LEAVE THE DOOR OPEN IF POSSIBLE. When not in use, leave the door open to allow the tub to air out and to keep mold and mildew from forming on the door bellow. I know this may not be desirable in some households with small children. If too much mildew forms on the rubber and it cannot be removed, replacement of the bellow may be required.
NOTE: This problem is common with front loader style washing machines. The doors on these machines have an air tight/water tight seal that is great for sealing the washer during the wash cycle, but can be terrible for collecting small garments and for not allowing the tub to properly air out when not in use. Following these simple preventive measures can go a long way towards preventing harmful mold and mildew, and towards extending the life of the door bellow and pump.
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Are you referring to the vent on the back of the machine? If your leaking water, you need to replace or install some new mushroom valves. These mushroom valves, go in both bellows on the top of the machine. One bellow goes from the dispenser box, to the tub. This is where the water goes into the tub, to fill. The other bellow, is attached to the top of the tub, to vent. These both have or are suppose to have mushroom valves in them. If they do not, you're machine will leak water out the back of the vent.
I don't know what kind of machine you have, but we had the same problem just 2 days ago. Ours is an LG front loader. It turned out the problem was a bad bellows. You can get the bellows from the Repair Clinic (www.Repairclinic.com). I called them, and they were extremely helpful. The part was $14, and we were able to lay our washer on its side, access the bellows from underneath and replace the part. The bellows is a rubber hose-like connector. I read somewhere that hot water will cause holes in the bellows over time. This completely fixed our water leak. But I purchased 2 of these parts so that I have one for when it happens the next time. Good luck!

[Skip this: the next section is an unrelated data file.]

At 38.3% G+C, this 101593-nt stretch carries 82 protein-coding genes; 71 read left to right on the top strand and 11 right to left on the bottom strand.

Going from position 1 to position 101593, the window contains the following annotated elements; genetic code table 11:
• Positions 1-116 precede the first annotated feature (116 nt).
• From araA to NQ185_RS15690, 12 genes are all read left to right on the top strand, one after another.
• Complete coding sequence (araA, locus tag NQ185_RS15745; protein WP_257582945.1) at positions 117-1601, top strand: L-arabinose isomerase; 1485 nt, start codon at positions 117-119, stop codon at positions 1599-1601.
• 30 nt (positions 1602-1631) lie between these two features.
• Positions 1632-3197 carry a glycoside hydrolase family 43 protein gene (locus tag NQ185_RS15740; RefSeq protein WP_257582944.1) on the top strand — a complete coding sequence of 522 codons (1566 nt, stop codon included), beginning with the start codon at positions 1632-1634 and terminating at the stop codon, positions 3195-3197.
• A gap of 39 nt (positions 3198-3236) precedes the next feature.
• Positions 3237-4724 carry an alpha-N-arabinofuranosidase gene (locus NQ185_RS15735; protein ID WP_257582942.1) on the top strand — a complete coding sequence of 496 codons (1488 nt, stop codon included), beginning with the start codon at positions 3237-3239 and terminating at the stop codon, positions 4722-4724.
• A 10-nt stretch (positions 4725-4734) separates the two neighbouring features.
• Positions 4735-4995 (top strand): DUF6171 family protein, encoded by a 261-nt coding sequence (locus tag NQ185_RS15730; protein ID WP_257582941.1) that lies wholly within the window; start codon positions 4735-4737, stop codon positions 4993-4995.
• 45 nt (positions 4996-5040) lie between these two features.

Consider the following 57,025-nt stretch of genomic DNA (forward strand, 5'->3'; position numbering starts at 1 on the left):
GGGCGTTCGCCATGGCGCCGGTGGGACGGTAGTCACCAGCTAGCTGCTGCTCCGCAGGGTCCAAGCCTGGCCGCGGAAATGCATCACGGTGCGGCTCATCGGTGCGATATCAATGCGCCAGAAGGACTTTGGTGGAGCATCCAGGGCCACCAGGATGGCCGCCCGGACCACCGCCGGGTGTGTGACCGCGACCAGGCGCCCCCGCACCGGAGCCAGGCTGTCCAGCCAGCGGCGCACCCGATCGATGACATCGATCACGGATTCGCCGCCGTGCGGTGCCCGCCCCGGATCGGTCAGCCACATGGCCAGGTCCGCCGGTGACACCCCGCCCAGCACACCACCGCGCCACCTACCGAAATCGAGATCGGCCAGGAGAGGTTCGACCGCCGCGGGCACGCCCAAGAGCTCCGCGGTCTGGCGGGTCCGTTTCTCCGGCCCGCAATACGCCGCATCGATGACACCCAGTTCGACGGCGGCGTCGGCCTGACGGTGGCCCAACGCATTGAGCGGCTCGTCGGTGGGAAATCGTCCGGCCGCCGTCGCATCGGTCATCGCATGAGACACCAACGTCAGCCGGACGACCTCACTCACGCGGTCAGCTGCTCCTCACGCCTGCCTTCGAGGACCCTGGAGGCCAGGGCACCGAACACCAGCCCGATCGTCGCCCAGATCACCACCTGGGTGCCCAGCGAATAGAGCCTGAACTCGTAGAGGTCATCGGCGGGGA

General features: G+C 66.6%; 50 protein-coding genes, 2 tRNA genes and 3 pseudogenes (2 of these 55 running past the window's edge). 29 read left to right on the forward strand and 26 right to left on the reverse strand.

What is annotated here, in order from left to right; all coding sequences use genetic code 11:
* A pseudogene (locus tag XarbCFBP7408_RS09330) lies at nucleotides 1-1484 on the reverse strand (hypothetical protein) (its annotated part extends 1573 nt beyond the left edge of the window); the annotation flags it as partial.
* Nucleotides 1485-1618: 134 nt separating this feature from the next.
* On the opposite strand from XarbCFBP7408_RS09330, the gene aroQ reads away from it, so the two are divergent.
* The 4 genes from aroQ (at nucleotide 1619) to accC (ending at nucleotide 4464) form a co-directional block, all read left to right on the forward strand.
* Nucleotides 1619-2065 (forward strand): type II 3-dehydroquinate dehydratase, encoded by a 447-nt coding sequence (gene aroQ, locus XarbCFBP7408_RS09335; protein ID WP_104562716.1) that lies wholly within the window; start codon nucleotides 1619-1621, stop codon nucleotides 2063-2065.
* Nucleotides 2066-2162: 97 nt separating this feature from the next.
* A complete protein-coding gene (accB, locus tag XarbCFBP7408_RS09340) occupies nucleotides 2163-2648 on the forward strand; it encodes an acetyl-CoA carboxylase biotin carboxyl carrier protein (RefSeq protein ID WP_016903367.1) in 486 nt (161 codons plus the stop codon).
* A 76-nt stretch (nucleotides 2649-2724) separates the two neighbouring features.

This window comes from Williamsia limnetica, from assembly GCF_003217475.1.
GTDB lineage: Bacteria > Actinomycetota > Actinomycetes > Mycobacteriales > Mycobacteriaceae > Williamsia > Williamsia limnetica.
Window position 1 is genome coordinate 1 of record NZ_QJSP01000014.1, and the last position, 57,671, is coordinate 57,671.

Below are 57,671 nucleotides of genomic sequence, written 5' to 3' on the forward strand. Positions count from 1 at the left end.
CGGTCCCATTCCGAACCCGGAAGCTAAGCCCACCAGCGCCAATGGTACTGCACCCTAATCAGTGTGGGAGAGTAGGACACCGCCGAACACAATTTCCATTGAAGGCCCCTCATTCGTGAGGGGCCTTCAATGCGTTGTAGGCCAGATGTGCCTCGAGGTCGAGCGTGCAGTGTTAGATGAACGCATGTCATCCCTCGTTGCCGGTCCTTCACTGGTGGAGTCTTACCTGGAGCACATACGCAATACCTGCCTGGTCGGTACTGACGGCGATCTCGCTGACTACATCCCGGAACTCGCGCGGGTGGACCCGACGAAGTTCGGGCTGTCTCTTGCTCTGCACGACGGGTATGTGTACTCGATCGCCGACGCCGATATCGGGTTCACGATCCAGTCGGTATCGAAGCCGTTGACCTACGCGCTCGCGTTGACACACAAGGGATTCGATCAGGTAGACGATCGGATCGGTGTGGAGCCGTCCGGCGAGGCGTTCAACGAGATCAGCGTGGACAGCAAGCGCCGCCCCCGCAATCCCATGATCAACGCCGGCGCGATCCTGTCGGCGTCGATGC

If your LG washer is a front loading machine, the bellow or gasket may need to be replaced. this is a common problem with front loaders as the bellow can be pierced by anything that may be in or even on your clothes. I would visually inspect every inch of the front bellow to see if there is a TEAR or PIN HOLE. this can be hard to detect sometimes but can save you alot of grief. hope this helps